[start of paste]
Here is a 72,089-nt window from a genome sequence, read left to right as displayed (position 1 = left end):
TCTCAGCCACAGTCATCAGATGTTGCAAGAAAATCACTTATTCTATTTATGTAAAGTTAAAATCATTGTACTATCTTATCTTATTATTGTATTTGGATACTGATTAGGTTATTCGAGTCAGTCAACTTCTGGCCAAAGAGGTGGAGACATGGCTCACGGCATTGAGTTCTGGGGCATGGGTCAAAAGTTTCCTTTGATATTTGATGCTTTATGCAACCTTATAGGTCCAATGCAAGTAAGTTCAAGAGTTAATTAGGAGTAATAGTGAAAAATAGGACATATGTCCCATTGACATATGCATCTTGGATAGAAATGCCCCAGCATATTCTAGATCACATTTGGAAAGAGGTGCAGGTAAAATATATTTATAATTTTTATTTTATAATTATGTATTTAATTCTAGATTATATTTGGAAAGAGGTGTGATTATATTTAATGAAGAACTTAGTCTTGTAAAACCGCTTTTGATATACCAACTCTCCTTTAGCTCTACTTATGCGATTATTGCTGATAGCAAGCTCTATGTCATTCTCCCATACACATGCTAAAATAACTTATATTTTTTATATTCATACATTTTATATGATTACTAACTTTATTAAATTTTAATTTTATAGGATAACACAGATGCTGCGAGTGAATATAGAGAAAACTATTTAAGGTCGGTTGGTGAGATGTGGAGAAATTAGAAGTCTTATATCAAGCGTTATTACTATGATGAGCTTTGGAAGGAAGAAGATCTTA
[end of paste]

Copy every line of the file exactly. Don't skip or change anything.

Here is a 72,089-nt window from a genome sequence, read left to right as displayed (position 1 = left end):
TCTCAGCCACAGTCATCAGATGTTGCAAGAAAATCACTTATTCTATTTATGTAAAGTTAAAATCATTGTACTATCTTATCTTATTATTGTATTTGGATACTGATTAGGTTATTCGAGTCAGTCAACTTCTGGCCAAAGAGGTGGAGACATGGCTCACGGCATTGAGTTCTGGGGCATGGGTCAAAAGTTTCCTTTGATATTTGATGCTTTATGCAACCTTATAGGTCCAATGCAAGTAAGTTCAAGAGTTAATTAGGAGTAATAGTGAAAAATAGGACATATGTCCCATTGACATATGCATCTTGGATAGAAATGCCCCAGCATATTCTAGATCACATTTGGAAAGAGGTGCAGGTAAAATATATTTATAATTTTTATTTTATAATTATGTATTTAATTCTAGATTATATTTGGAAAGAGGTGTGATTATATTTAATGAAGAACTTAGTCTTGTAAAACCGCTTTTGATATACCAACTCTCCTTTAGCTCTACTTATGCGATTATTGCTGATAGCAAGCTCTATGTCATTCTCCCATACACATGCTAAAATAACTTATATTTTTTATATTCATACATTTTATATGATTACTAACTTTATTAAATTTTAATTTTATAGGATAACACAGATGCTGCGAGTGAATATAGAGAAAACTATTTAAGGTCGGTTGGTGAGATGTGGAGAAATTAGAAGTCTTATATCAAGCGTTATTACTATGATGAGCTTTGGAAGGAAGAAGATCTTA